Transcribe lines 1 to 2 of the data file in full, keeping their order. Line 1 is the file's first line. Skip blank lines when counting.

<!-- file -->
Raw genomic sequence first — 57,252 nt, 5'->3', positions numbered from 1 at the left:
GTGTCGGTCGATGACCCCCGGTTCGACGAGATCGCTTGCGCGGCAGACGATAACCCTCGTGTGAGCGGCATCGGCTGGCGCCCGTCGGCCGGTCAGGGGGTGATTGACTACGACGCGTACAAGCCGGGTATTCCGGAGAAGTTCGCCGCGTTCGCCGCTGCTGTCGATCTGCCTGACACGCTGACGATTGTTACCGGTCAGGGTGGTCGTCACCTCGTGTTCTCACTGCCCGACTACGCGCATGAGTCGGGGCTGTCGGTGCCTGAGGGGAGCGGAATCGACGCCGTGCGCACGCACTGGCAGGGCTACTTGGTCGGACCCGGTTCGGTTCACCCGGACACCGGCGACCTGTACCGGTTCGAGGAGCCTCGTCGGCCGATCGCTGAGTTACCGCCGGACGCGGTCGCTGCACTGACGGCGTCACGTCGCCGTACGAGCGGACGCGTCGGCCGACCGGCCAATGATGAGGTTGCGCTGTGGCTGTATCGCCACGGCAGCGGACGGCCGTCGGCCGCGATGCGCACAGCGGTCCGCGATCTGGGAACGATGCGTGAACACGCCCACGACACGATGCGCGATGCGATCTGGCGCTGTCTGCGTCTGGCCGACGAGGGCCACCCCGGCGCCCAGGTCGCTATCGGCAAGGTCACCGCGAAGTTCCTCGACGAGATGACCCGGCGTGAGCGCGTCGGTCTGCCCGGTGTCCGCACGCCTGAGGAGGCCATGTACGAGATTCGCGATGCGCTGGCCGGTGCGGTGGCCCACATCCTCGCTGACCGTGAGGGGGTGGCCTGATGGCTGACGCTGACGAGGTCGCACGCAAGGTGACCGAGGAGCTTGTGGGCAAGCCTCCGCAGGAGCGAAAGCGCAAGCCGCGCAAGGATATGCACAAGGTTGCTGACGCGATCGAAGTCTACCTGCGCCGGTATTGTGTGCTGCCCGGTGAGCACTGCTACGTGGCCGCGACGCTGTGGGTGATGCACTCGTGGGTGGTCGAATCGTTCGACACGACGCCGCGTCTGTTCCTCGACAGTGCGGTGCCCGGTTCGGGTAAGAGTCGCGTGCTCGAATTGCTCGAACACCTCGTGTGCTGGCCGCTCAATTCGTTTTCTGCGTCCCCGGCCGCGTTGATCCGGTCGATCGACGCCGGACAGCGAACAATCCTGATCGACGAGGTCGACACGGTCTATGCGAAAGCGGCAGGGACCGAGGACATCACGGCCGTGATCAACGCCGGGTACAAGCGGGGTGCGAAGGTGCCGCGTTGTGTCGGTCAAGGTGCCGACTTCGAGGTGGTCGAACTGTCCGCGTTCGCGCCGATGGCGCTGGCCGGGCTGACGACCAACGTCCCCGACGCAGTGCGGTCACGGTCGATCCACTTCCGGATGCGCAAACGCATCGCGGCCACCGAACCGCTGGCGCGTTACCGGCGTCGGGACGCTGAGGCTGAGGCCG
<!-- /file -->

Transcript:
Raw genomic sequence first — 57,252 nt, 5'->3', positions numbered from 1 at the left:
GTGTCGGTCGATGACCCCCGGTTCGACGAGATCGCTTGCGCGGCAGACGATAACCCTCGTGTGAGCGGCATCGGCTGGCGCCCGTCGGCCGGTCAGGGGGTGATTGACTACGACGCGTACAAGCCGGGTATTCCGGAGAAGTTCGCCGCGTTCGCCGCTGCTGTCGATCTGCCTGACACGCTGACGATTGTTACCGGTCAGGGTGGTCGTCACCTCGTGTTCTCACTGCCCGACTACGCGCATGAGTCGGGGCTGTCGGTGCCTGAGGGGAGCGGAATCGACGCCGTGCGCACGCACTGGCAGGGCTACTTGGTCGGACCCGGTTCGGTTCACCCGGACACCGGCGACCTGTACCGGTTCGAGGAGCCTCGTCGGCCGATCGCTGAGTTACCGCCGGACGCGGTCGCTGCACTGACGGCGTCACGTCGCCGTACGAGCGGACGCGTCGGCCGACCGGCCAATGATGAGGTTGCGCTGTGGCTGTATCGCCACGGCAGCGGACGGCCGTCGGCCGCGATGCGCACAGCGGTCCGCGATCTGGGAACGATGCGTGAACACGCCCACGACACGATGCGCGATGCGATCTGGCGCTGTCTGCGTCTGGCCGACGAGGGCCACCCCGGCGCCCAGGTCGCTATCGGCAAGGTCACCGCGAAGTTCCTCGACGAGATGACCCGGCGTGAGCGCGTCGGTCTGCCCGGTGTCCGCACGCCTGAGGAGGCCATGTACGAGATTCGCGATGCGCTGGCCGGTGCGGTGGCCCACATCCTCGCTGACCGTGAGGGGGTGGCCTGATGGCTGACGCTGACGAGGTCGCACGCAAGGTGACCGAGGAGCTTGTGGGCAAGCCTCCGCAGGAGCGAAAGCGCAAGCCGCGCAAGGATATGCACAAGGTTGCTGACGCGATCGAAGTCTACCTGCGCCGGTATTGTGTGCTGCCCGGTGAGCACTGCTACGTGGCCGCGACGCTGTGGGTGATGCACTCGTGGGTGGTCGAATCGTTCGACACGACGCCGCGTCTGTTCCTCGACAGTGCGGTGCCCGGTTCGGGTAAGAGTCGCGTGCTCGAATTGCTCGAACACCTCGTGTGCTGGCCGCTCAATTCGTTTTCTGCGTCCCCGGCCGCGTTGATCCGGTCGATCGACGCCGGACAGCGAACAATCCTGATCGACGAGGTCGACACGGTCTATGCGAAAGCGGCAGGGACCGAGGACATCACGGCCGTGATCAACGCCGGGTACAAGCGGGGTGCGAAGGTGCCGCGTTGTGTCGGTCAAGGTGCCGACTTCGAGGTGGTCGAACTGTCCGCGTTCGCGCCGATGGCGCTGGCCGGGCTGACGACCAACGTCCCCGACGCAGTGCGGTCACGGTCGATCCACTTCCGGATGCGCAAACGCATCGCGGCCACCGAACCGCTGGCGCGTTACCGGCGTCGGGACGCTGAGGCTGAGGCCG